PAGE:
The book of Tobit is one of the Old Testament books left out of the Jewish canon; yet although St. Jerome tended to agree with the Jews, he believed it was more important to submit to the decision of the bishops, as he says here in a letter accompanying his translation of the book. One man can’t set Church doctrine aside, no matter how smart he is.
Jerome, to Cromatius and Heliodorus, bishops in the Lord: Salutations.
I never cease to wonder at how constantly you ask me for things. Now you demand that I translate a book written in Chaldean into Latin: the book of Tobit, which the Hebrews leave out of the catalog of divine Scriptures, placing it instead in the books they call the Hagiographa, or Writings.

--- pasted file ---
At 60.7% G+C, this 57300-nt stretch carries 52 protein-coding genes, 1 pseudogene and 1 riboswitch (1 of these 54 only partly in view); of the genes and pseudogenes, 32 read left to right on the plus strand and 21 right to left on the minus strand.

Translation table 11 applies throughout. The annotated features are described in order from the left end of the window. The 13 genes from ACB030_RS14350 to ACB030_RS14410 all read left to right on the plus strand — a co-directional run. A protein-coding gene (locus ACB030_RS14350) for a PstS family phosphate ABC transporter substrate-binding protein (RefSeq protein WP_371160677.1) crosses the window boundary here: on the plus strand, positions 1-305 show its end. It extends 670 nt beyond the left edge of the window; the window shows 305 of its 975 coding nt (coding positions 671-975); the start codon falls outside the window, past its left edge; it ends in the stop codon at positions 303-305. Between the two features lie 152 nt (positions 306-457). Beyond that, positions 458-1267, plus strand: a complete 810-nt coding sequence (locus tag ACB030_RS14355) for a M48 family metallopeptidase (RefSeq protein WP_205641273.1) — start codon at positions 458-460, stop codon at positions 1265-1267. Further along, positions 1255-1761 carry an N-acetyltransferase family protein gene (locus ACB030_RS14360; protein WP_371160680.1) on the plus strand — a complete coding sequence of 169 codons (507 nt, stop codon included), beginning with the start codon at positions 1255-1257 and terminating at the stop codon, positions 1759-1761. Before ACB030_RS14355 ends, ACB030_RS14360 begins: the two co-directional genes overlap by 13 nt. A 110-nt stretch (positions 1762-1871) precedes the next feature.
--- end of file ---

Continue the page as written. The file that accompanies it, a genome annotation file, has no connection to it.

I have done what you asked, but not by my own efforts. The Hebrew studies rebuke and fault us for translating this into Latin contrary to their canon. But I imagine it is better to offend the opinion of the Pharisees and be subject to the commands of bishops.
So I have gone on as well as I could. Because the Chaldean language is close to Hebrew, I found someone who spoke both languages very well. I set aside a day for the work, and whatever he spoke in Hebrew, I translated that into Latin and had a scribe I brought along write it down.
Your prayers will be payment enough for this work when, by your grace, I have heard that I have succeeded in fulfilling your request worthily.
–St. Jerome, Prologue to Tobit
IN GOD’S PRESENCE, CONSIDER . . .
When I personally disagree with the Church’s teaching on some matter, do I have the humility to submit to the wisdom of the whole Church?
Father, give me ears to hear your truth, so that I may glorify you without ceasing in your holy Church.
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